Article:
What is play-to-earn and why should marketers care about it?
Gaming is already the most lucrative entertainment medium on the planet. The advent of web3 is offering new ways for the developers of games – and the players themselves – to earn money. So what is ‘play-to-earn’ (P2E) and why should marketers experimenting in the gaming world care about it? Here’s what you need to know.
Blockchain tech and cryptocurrencies are creating a new breed of games that allow users to (in theory) earn ‘money’ as they play. They allow players to create or buy in-game assets, linked to non-fungible tokens (NFTs). By playing the game, the owners of those assets are boosting their value.
Effectively in-game resources, land and items are tokenized, meaning they can be sold to anyone, anywhere on open peer-to-peer markets. To put the value of some of those assets into perspective, an avatar in the game Axie Infinity was sold for 300 ETH – the equivalent of about $120k.
Axie Infinity is a ‘play-to-earn’ game – and the subject of a $600m crypto heist
That is the basis of the mooted P2E gaming economy, which turns in-game items into assets that players can own, increase the value of and ultimately sell to earn real-world money.
The developers of Axie Infinity – Sky Mavis – explain it in ambitious terms: “Axie has a 100% player-owned, real money economy. Rather than selling game items or copies, the developers of the game focus on growing the player-to-player economy. Marketplace fees go into a Community Treasury whose usage will be guided by AXS holders. The developers monetize through their ownership of AXS tokens. Axies are created by players using in-game resources and sold to new/other players.
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“You can think of Axie as a nation with a real economy. The holders of the AXS token are the government that receives tax revenues.”
Brands and celebrities are launching into the space, attracted by the opportunity to take a portion of any sale. Celebrity chef Gino D’Acampo has invested in Big Town Chef, a metaverse game that “enables players to farm, trade virtual ingredients and compete in cook-off battles.” The chef avatars created by players – including D’Acampo – are ultimately the investment that will be traded.
For brands such as Nike, which have already seen success in developing their own metaverse spaces, the opportunity is to effectively employ players to boost the value of their branded NFTs – and to take a cut of the sale.
The interplay between real and virtual currencies in gaming has been around for years. World of Warcraft, one of the largest multiplayer online games in the world, struggled to get its ‘gold-farming’ population under control, in which the in-game currency was illicitly bought and sold for real-world currencies. Other multiplayer games including EVE Online, with complex in-game economies, have seen assets worth around $378,000 in real-world currencies wiped out in single in-game incidents.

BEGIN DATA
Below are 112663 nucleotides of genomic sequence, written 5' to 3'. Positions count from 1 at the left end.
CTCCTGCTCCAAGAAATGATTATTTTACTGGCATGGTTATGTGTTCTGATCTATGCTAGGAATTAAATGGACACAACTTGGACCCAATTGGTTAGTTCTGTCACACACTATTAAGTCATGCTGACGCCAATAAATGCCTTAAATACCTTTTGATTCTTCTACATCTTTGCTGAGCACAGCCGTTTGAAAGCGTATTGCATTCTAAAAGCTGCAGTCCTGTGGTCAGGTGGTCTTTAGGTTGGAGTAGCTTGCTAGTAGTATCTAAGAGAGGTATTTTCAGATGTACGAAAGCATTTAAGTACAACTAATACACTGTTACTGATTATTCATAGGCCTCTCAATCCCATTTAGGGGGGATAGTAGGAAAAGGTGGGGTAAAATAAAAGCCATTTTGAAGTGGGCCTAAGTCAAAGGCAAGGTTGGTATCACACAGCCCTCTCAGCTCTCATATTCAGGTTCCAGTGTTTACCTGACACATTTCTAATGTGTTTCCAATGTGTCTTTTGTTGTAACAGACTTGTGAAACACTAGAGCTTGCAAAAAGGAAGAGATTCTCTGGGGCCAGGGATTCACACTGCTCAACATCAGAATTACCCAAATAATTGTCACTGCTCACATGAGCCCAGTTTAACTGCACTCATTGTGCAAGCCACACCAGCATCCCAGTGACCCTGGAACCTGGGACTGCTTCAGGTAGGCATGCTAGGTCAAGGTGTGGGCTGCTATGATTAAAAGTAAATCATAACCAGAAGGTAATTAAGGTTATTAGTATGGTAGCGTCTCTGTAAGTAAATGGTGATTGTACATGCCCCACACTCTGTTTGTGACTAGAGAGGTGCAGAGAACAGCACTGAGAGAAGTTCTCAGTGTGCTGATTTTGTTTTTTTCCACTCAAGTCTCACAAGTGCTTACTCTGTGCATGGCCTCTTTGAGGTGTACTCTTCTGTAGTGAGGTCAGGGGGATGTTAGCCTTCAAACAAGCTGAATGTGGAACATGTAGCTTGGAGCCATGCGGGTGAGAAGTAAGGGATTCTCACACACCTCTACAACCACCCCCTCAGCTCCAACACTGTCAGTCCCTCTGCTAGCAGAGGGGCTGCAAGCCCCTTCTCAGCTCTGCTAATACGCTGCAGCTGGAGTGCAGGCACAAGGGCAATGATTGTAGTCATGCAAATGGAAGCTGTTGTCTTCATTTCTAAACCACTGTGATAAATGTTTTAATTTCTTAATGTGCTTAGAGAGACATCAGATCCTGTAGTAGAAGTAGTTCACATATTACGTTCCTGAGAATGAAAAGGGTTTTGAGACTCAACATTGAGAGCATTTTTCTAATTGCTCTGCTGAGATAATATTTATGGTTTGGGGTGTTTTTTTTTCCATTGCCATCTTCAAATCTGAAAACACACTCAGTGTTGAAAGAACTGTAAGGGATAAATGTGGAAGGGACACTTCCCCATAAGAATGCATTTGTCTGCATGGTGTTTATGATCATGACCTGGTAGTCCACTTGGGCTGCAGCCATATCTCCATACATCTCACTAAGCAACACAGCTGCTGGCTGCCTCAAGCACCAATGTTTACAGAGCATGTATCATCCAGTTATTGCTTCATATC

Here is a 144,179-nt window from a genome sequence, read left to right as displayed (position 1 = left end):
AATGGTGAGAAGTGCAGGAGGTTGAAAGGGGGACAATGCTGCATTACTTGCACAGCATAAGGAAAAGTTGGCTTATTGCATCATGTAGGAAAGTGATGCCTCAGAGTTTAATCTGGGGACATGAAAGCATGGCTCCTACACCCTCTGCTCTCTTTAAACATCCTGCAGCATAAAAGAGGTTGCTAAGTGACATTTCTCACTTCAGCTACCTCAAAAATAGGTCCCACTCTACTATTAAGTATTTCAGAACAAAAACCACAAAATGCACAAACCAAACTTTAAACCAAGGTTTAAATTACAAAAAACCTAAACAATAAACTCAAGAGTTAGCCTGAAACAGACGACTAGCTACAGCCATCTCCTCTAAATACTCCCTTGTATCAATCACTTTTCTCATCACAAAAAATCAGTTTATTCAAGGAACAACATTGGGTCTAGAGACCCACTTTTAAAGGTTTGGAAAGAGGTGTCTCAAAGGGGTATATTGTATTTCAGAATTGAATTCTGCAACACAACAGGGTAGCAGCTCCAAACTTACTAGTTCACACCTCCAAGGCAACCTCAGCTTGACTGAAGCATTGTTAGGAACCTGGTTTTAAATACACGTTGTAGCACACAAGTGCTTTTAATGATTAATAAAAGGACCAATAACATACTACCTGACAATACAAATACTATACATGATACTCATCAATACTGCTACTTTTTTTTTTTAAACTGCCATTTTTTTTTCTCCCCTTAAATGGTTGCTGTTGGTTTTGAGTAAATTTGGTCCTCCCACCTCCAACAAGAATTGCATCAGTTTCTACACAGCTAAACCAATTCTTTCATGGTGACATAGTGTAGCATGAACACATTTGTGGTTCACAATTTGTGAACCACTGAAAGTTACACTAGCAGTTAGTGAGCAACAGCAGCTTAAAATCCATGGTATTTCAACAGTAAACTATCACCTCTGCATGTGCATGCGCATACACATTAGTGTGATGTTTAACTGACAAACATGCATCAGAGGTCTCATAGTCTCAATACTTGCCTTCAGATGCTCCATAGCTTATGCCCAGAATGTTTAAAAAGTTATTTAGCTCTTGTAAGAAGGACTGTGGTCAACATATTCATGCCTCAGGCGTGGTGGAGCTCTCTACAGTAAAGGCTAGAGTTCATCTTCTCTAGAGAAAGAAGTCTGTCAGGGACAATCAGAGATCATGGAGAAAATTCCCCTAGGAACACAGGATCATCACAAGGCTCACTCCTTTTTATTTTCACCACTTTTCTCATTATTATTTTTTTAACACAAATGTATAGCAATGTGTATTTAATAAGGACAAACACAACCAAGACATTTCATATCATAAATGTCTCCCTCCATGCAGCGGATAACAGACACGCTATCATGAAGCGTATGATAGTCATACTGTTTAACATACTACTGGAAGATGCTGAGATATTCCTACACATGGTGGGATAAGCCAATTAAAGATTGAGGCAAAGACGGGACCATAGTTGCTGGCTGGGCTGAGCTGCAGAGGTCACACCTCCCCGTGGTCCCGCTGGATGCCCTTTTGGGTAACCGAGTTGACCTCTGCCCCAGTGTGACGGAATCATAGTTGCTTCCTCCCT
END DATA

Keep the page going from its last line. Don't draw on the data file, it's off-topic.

Players have been habituated to think of those in-game currencies as real for years. But with the advent of NFTs, which can be traded on the blockchain for cryptocurrencies, that has become very literal.
Since then, however, things have taken a turn. Axie Infinity has been the subject of the “largest crypto heist ever,” with around $600m having been stolen. The lack of stability in the market has also been highlighted as the official Formula 1 NFT game – F1 Delta Time – has shut down due to licensing issues, with the tokens created by players in that space now practically worthless.
The challenge for NFT advocates in gaming is understanding how to appeal to an audience that is mostly unimpressed by NFT inclusion to date. There have been far more backlashes from the gaming audience around the perceived intrusion of NFTs into long-running franchises than there have been successful executions.
Team17 was forced into climbing down from its NFT plans after a fan revolt. Ubisoft, the publisher of titles including the Far Cry and Tom Clancy’s Ghost Recon series, saw a similar backlash against its attempts to insert NFTs into its games, from both its audience and its developers.
It also speaks to the need to add value to the gaming environment in which NFTs are launched. That isn’t a fringe viewpoint – Reddit’s co-founder Alex Ohanian believes that P2E will be the dominant form of gaming in a few short years: “In five years, you will actually value your time properly. And instead of being harvested for advertisements, or being fleeced for dollars to buy stupid hammers you don’t actually own, you will be playing some on-chain equivalent game that will be just as fun, but you’ll actually earn value and you will be the harvester.”
It remains to be seen whether NFTs will enter the gaming space widely enough for that to become a reality. The price of many NFTs slumped at the start of the year, and there is still an enormous reputational issue to overcome from the general public. As the Axie Infinity and F1 Delta Time cautionary tales demonstrate, there are still concerns over security.
What is already clear, though, is that significant investment is already flooding into the NFT games space – but that brands need to be extremely wary of doing it without adding value to the players.